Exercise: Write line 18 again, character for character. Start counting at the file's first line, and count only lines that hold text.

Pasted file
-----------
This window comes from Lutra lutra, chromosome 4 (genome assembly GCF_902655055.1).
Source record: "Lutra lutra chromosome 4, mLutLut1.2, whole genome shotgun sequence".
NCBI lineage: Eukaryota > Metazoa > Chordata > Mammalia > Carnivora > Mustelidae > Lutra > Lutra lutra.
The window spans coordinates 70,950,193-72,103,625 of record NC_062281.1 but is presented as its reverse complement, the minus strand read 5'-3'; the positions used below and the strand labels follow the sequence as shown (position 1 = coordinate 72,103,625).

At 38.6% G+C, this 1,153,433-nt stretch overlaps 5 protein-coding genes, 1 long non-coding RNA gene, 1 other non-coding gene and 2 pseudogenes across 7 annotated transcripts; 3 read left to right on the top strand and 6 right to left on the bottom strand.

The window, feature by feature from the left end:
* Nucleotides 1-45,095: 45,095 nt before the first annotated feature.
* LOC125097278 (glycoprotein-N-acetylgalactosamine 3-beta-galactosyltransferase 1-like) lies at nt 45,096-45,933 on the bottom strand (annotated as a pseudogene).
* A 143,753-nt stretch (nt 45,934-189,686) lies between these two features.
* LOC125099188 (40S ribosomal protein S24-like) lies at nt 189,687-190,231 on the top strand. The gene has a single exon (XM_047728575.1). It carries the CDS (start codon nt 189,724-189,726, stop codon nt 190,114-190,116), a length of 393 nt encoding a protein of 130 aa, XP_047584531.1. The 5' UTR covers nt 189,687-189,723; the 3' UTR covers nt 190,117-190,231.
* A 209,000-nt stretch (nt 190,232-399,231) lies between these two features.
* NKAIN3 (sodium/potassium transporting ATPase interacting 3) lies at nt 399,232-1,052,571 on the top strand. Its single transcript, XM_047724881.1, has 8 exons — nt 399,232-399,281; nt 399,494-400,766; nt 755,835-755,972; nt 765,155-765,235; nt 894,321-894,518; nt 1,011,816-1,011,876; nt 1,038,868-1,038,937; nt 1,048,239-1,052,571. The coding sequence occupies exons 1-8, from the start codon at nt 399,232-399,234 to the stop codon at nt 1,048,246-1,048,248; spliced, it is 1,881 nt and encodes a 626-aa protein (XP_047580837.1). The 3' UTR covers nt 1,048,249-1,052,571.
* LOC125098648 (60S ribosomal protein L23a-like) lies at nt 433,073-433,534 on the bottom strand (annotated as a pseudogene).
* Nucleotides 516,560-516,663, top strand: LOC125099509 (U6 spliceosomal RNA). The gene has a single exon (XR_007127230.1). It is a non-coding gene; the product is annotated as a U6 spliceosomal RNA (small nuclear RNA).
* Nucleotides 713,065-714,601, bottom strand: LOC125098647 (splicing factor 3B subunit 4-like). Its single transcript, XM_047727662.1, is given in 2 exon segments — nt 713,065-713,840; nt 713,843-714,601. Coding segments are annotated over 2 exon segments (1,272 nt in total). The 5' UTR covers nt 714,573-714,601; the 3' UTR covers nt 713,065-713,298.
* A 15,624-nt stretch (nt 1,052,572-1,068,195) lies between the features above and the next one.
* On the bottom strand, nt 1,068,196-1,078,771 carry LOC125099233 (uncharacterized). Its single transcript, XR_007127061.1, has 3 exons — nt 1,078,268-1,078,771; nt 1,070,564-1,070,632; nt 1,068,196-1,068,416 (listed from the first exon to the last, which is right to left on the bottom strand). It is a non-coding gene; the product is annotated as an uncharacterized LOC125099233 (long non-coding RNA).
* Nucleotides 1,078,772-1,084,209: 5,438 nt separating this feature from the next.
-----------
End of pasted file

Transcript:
* Nucleotides 1,078,772-1,084,209: 5,438 nt separating this feature from the next.